Perfect Entertainment (1999) Discworld Noir. GT Interactive Software Europe Ltd. (PC)
Sierra On-Line Inc. (1996) Leisure Suit Larry: Love for Sail! Sierra On-Line Inc. (DOS)
Unilever (2009) Axe Maneater Game: Dark Temptation. Unilever (Flash).
Alter, A. (2009) This Opera Hasn't Even Opened, But We Know It Smells [Online]. Available at: http://online.wsj.com/article/SB124277733367437141.html [Accessed: 3 May 2011].
Ashcraft, B. (2010) The Game Could Have Smelled Like Blood [Homepage of Kotaku], [Online]. Available at: http://www.kotaku.com.au/2010/10/the-game-could-have-smelled-like-blood/ [Accessed: 16 February 2011].
Bell of Lost Souls Wargaming news (2010) The Great Soap and Water Debate or Stinky Gamers Do They Exist? [Online]. Available at: http://www.lounge.belloflostsouls.net/showthread.php?t=10572 [Accessed: 3 May 2011].
Bingham, M. (2009) Computer scientists add smell to games [Online]. Available at: http://technology.timesonline.co.uk/tol/news/tech_and_web/article6162217.ece [Accessed: 3 May 2011].
booniga (2010) 10/27-last update, Kinect May Stink up the Party [Online]. Available at: http://www.gamespot.com/pages/forums/show_msgs.php?topic_id=27492136 [Accessed: 16 February 2011].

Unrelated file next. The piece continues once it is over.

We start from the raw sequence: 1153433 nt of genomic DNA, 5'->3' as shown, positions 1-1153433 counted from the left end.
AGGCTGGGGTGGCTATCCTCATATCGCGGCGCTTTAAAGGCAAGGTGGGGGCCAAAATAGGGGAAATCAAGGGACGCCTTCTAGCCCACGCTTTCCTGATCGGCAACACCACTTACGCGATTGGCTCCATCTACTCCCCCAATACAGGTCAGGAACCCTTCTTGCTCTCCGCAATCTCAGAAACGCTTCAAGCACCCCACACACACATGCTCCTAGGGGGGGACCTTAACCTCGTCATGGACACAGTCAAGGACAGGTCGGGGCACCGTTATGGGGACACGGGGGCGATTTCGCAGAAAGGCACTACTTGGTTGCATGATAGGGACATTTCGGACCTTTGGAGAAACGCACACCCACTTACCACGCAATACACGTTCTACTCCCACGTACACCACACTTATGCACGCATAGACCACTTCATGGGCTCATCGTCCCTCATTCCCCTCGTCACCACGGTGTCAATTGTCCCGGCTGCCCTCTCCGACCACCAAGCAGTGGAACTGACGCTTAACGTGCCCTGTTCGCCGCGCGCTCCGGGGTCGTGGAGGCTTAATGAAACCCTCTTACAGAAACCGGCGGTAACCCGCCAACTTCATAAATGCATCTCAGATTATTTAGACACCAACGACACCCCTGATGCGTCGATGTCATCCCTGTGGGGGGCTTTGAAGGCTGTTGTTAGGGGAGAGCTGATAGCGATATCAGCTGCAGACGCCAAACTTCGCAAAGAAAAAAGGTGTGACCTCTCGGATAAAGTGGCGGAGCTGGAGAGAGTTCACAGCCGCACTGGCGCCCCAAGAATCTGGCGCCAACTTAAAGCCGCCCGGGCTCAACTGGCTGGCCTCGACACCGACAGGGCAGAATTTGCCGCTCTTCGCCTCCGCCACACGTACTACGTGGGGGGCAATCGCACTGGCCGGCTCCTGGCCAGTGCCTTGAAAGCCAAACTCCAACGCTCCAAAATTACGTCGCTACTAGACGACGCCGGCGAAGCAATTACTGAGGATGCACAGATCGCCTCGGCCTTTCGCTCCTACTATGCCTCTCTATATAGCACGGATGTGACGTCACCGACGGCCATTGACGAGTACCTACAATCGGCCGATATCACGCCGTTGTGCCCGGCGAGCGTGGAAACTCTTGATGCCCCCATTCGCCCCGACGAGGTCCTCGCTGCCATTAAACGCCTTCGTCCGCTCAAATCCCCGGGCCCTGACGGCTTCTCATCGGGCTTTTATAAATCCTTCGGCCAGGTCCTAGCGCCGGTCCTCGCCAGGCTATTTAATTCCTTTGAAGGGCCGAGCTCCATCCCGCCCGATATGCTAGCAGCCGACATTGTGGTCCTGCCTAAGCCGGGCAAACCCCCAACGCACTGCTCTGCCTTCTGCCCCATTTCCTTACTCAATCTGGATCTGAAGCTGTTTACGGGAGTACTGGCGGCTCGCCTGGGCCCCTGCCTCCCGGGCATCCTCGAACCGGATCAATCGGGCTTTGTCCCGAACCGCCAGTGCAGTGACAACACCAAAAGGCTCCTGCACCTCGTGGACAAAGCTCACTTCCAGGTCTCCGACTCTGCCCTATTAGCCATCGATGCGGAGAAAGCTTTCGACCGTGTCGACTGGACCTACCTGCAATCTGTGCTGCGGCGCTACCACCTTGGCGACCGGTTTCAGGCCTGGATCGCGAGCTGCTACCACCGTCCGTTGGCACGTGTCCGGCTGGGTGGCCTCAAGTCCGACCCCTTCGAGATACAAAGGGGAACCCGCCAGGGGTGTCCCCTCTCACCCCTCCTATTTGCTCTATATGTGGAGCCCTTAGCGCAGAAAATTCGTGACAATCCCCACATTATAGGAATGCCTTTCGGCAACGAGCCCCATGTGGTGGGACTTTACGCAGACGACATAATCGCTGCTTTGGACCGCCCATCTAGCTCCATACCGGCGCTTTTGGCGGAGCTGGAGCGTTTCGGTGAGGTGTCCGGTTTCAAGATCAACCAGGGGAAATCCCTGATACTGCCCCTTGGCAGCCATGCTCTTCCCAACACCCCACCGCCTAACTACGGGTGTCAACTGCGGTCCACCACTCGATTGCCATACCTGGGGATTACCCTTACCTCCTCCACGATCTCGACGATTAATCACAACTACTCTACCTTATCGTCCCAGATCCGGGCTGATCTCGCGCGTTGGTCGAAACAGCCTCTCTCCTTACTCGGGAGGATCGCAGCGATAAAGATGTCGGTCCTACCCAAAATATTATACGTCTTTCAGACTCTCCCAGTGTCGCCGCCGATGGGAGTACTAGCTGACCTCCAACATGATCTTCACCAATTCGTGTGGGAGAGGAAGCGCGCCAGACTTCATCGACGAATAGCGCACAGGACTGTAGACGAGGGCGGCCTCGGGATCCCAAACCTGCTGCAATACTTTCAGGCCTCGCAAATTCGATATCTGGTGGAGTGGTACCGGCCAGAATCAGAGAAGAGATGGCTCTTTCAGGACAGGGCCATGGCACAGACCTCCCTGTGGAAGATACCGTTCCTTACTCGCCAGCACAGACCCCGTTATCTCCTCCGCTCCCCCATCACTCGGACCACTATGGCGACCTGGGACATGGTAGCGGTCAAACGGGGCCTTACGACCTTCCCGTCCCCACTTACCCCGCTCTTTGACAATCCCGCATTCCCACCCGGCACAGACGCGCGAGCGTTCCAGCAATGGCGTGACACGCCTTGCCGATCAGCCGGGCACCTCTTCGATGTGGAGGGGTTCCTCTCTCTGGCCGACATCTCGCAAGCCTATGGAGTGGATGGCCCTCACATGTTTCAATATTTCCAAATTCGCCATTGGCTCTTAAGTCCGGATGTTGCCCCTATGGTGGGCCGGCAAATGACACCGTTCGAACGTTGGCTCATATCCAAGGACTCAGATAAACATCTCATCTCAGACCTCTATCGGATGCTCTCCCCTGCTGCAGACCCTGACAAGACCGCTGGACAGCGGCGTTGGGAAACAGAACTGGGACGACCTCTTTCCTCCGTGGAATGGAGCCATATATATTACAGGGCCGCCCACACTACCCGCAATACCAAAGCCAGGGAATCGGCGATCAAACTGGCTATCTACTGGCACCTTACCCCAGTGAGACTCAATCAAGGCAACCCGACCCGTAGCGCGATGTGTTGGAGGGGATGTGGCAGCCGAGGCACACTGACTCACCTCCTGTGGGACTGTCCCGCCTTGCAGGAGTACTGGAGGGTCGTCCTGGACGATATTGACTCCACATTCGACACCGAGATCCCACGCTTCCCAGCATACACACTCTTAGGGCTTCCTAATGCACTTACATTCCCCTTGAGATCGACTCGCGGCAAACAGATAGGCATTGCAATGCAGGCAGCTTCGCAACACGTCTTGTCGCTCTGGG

Burr, C. (2007) The Perfect Scent. New York: Picador.
Callois, R. (2001) Man, Play and Games. University of Illinois Press.
Calvino, I. (1972) The Name, The Nose. In Under the Jaguar Sun. New York: London, p. 67-83.
Chambers, R. (2011) Chambers' Book of Days (19th century almanac). Available at: http://www.thebookofdays.com/months/jan/6.htm [Accessed: 16 February 2011].
Classen, C., Howes, D. and Synnott, A. (1994) Aroma: the Cultural History of Smell. London: Routledge.
Crazy Red Praetorians (2010) Whats that smell? Gamer Funk, Myth, Legend or Menace? Available at: http://crazyredpraetorian.blogspot.com/2010/10/whats-that-smell-gamer-funk-myth-legend.html [Accessed: 3 May 2011].
Davis, S., Davies, G., Haddad, R. and Lai, M. (2007) Smell Me: Engaging with an Interactive Olfactory Game. In Bryan-Kinns, N., Blanford, A., Curzon, P. and Nigay, L. (eds.) People and Computers XX - Engage. London: Springer, pp. 25-40.